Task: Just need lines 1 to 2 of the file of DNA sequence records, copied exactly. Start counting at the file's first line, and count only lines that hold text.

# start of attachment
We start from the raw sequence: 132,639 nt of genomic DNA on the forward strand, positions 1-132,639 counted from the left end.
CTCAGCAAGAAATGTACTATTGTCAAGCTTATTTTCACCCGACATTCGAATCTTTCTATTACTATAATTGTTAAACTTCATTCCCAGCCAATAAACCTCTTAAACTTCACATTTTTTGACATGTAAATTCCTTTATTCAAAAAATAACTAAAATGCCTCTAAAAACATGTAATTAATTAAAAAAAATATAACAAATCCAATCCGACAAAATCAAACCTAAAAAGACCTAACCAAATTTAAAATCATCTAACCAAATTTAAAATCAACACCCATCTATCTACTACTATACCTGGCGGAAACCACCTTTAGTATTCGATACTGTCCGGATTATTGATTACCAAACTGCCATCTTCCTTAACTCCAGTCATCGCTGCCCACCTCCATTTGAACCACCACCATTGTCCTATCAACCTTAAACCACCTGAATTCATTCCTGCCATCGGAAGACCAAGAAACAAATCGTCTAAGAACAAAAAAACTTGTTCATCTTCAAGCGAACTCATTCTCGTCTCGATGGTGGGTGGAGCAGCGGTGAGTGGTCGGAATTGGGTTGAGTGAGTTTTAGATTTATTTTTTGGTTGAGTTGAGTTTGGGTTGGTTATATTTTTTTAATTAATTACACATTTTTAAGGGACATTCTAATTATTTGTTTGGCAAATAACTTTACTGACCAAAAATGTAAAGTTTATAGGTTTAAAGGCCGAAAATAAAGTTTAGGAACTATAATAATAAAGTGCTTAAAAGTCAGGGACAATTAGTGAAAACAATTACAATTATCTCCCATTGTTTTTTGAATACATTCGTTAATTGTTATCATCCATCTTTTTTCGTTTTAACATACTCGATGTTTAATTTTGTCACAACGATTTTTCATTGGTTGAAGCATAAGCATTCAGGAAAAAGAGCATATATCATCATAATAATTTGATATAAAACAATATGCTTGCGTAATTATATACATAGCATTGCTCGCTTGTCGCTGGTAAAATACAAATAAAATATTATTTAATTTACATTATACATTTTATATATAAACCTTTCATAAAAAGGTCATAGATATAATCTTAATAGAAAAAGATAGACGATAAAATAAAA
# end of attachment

We start from the raw sequence: 132,639 nt of genomic DNA on the forward strand, positions 1-132,639 counted from the left end.
CTCAGCAAGAAATGTACTATTGTCAAGCTTATTTTCACCCGACATTCGAATCTTTCTATTACTATAATTGTTAAACTTCATTCCCAGCCAATAAACCTCTTAAACTTCACATTTTTTGACATGTAAATTCCTTTATTCAAAAAATAACTAAAATGCCTCTAAAAACATGTAATTAATTAAAAAAAATATAACAAATCCAATCCGACAAAATCAAACCTAAAAAGACCTAACCAAATTTAAAATCATCTAACCAAATTTAAAATCAACACCCATCTATCTACTACTATACCTGGCGGAAACCACCTTTAGTATTCGATACTGTCCGGATTATTGATTACCAAACTGCCATCTTCCTTAACTCCAGTCATCGCTGCCCACCTCCATTTGAACCACCACCATTGTCCTATCAACCTTAAACCACCTGAATTCATTCCTGCCATCGGAAGACCAAGAAACAAATCGTCTAAGAACAAAAAAACTTGTTCATCTTCAAGCGAACTCATTCTCGTCTCGATGGTGGGTGGAGCAGCGGTGAGTGGTCGGAATTGGGTTGAGTGAGTTTTAGATTTATTTTTTGGTTGAGTTGAGTTTGGGTTGGTTATATTTTTTTAATTAATTACACATTTTTAAGGGACATTCTAATTATTTGTTTGGCAAATAACTTTACTGACCAAAAATGTAAAGTTTATAGGTTTAAAGGCCGAAAATAAAGTTTAGGAACTATAATAATAAAGTGCTTAAAAGTCAGGGACAATTAGTGAAAACAATTACAATTATCTCCCATTGTTTTTTGAATACATTCGTTAATTGTTATCATCCATCTTTTTTCGTTTTAACATACTCGATGTTTAATTTTGTCACAACGATTTTTCATTGGTTGAAGCATAAGCATTCAGGAAAAAGAGCATATATCATCATAATAATTTGATATAAAACAATATGCTTGCGTAATTATATACATAGCATTGCTCGCTTGTCGCTGGTAAAATACAAATAAAATATTATTTAATTTACATTATACATTTTATATATAAACCTTTCATAAAAAGGTCATAGATATAATCTTAATAGAAAAAGATAGACGATAAAATAAAA